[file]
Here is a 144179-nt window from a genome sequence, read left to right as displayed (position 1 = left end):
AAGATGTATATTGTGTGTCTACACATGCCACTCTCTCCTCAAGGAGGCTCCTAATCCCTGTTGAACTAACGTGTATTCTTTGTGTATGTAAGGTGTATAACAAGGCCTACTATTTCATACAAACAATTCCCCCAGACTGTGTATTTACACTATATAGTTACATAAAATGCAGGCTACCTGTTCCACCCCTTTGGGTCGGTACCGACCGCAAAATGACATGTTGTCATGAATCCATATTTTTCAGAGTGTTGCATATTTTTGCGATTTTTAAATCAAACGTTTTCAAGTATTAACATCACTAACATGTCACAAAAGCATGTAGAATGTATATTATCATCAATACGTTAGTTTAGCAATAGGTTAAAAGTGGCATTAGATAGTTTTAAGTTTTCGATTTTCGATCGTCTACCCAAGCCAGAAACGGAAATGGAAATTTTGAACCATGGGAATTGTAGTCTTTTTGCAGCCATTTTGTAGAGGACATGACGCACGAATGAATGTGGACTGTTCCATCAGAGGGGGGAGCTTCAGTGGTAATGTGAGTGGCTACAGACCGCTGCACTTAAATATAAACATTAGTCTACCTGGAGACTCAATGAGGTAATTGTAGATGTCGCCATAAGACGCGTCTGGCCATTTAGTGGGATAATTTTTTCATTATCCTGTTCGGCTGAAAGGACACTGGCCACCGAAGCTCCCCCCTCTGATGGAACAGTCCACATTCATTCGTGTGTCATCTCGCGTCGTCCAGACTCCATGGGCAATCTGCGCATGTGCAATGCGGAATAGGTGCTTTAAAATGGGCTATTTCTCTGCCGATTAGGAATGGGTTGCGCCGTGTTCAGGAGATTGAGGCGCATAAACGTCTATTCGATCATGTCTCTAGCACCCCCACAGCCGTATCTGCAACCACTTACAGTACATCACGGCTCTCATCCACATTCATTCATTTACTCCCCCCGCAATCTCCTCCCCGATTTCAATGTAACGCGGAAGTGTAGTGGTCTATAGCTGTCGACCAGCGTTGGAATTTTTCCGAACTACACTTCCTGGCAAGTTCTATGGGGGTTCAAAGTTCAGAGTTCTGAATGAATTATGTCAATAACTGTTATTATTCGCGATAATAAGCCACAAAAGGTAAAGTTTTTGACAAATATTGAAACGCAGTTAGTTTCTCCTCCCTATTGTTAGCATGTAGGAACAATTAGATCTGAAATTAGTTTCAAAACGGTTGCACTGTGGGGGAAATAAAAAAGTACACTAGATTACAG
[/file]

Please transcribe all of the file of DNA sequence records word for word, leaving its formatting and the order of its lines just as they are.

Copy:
Here is a 144179-nt window from a genome sequence, read left to right as displayed (position 1 = left end):
AAGATGTATATTGTGTGTCTACACATGCCACTCTCTCCTCAAGGAGGCTCCTAATCCCTGTTGAACTAACGTGTATTCTTTGTGTATGTAAGGTGTATAACAAGGCCTACTATTTCATACAAACAATTCCCCCAGACTGTGTATTTACACTATATAGTTACATAAAATGCAGGCTACCTGTTCCACCCCTTTGGGTCGGTACCGACCGCAAAATGACATGTTGTCATGAATCCATATTTTTCAGAGTGTTGCATATTTTTGCGATTTTTAAATCAAACGTTTTCAAGTATTAACATCACTAACATGTCACAAAAGCATGTAGAATGTATATTATCATCAATACGTTAGTTTAGCAATAGGTTAAAAGTGGCATTAGATAGTTTTAAGTTTTCGATTTTCGATCGTCTACCCAAGCCAGAAACGGAAATGGAAATTTTGAACCATGGGAATTGTAGTCTTTTTGCAGCCATTTTGTAGAGGACATGACGCACGAATGAATGTGGACTGTTCCATCAGAGGGGGGAGCTTCAGTGGTAATGTGAGTGGCTACAGACCGCTGCACTTAAATATAAACATTAGTCTACCTGGAGACTCAATGAGGTAATTGTAGATGTCGCCATAAGACGCGTCTGGCCATTTAGTGGGATAATTTTTTCATTATCCTGTTCGGCTGAAAGGACACTGGCCACCGAAGCTCCCCCCTCTGATGGAACAGTCCACATTCATTCGTGTGTCATCTCGCGTCGTCCAGACTCCATGGGCAATCTGCGCATGTGCAATGCGGAATAGGTGCTTTAAAATGGGCTATTTCTCTGCCGATTAGGAATGGGTTGCGCCGTGTTCAGGAGATTGAGGCGCATAAACGTCTATTCGATCATGTCTCTAGCACCCCCACAGCCGTATCTGCAACCACTTACAGTACATCACGGCTCTCATCCACATTCATTCATTTACTCCCCCCGCAATCTCCTCCCCGATTTCAATGTAACGCGGAAGTGTAGTGGTCTATAGCTGTCGACCAGCGTTGGAATTTTTCCGAACTACACTTCCTGGCAAGTTCTATGGGGGTTCAAAGTTCAGAGTTCTGAATGAATTATGTCAATAACTGTTATTATTCGCGATAATAAGCCACAAAAGGTAAAGTTTTTGACAAATATTGAAACGCAGTTAGTTTCTCCTCCCTATTGTTAGCATGTAGGAACAATTAGATCTGAAATTAGTTTCAAAACGGTTGCACTGTGGGGGAAATAAAAAAGTACACTAGATTACAG